"Generation One" Windcharger Toy Review
Price: $2.99 (at time of release)
Retailer: Japanese Exclusive
Release Date: 1984
When the first series of Transformers was released in 1984, the Autobots had their forces bolstered by a small group of "Minibots". Like their larger counterparts, the Minibots had been out in another toy line in Japan before they became Transformers. In the case of Minibots, they were part of a line known as "Microchange". These small vehicles were meant to be super-deformed/cute versions of real life vehicles. Intended to act as spies or messengers to the Autobots, the Minibots actually performed a variety of functions from pure warriors to espionage.
In vehicle mode, Windcharger is a red Trans Am. The windows, wheels and part of the rear of the vehicle are black. Vacuum metallized silver is used for the hubcaps and fender.
A popular car at the time, this particular rendition of the Trans Am was not particularly sleek and streamlined when compared with the real thing. Compared to other Minibots however, he was very sleek. The mold uses some of the details from a Trans Am and etches them into the sculpt. the front has the familiar "V" shaped lines of a Trans Am along with the rectangles for the headlights. However, the huge tires used for this toy clearly distinguish it from your typical Trans Am. Plus, the wheels in the rear are larger than the front, so the rear of the vehicle is molded a bit larger to accommodate this.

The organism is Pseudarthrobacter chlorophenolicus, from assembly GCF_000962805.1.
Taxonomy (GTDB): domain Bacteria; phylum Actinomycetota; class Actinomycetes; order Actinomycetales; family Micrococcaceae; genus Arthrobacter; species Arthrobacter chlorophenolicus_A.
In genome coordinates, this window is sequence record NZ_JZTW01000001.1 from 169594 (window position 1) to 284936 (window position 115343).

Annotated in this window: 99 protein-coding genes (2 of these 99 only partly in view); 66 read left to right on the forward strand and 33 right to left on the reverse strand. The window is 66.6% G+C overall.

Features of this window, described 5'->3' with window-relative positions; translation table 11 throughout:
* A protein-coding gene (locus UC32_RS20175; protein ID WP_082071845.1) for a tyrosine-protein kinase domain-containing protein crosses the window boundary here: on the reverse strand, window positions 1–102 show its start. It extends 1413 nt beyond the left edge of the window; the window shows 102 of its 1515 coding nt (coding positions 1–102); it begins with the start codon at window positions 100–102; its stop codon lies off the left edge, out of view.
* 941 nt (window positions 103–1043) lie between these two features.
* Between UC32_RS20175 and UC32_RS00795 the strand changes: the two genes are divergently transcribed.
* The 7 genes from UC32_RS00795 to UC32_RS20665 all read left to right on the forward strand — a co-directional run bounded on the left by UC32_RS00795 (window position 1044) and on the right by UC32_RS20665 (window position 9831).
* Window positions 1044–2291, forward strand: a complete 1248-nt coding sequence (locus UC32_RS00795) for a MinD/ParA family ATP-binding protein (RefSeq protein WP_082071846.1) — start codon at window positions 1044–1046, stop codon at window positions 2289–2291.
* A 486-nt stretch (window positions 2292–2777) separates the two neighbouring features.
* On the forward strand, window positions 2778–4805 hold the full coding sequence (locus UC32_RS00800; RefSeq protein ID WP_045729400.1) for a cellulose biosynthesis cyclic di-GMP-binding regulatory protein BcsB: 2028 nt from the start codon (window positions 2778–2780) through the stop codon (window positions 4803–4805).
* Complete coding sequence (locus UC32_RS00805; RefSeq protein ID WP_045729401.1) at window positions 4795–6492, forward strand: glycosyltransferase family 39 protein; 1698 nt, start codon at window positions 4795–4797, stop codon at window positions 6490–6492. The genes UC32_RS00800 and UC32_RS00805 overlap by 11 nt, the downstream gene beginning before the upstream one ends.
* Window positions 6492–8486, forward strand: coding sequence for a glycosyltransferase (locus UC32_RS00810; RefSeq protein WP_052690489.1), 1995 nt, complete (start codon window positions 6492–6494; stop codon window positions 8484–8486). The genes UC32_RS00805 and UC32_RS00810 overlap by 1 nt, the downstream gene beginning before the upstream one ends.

Despite my harping on the exaggerated features of this toy in vehicle mode, I think it is genuinely a neat toy. The big tires serve to make the character look more powerful. Overall Windcharger looks great in this mode.
Transformation to Robot Mode:
Begin by swinging the rear of the vehicle back. Stand the car, pull the sides of the car out to form the arms. Windcharger is now in robot mode.
Windcharger's robot mode shows off a new color as part of his color scheme: grey. The robot head and main body are both mainly grey. His eye visor is black and his mouth plate is silver. The upper legs are vacuume metallizes silver.
Being a Generation One Minibot, only so much articulation can be expected. In this case there are four points of articulation. Each arm can move up or down, and the lower legs can be swung back.
In terms of detail, there is a surprising amount considering that this toy was at a very low price point back in the day. The main body has grooves and indentations that could have been left out. The upper legs also have some nice detailing. Also, the ends of the arms do have "finger" details etched into the hands. This keeps the toy from looking plain and the effort is appreciated.
Overall, Windcharger is a cool toy and he stands out as being one of the less cutesy Minibots. B-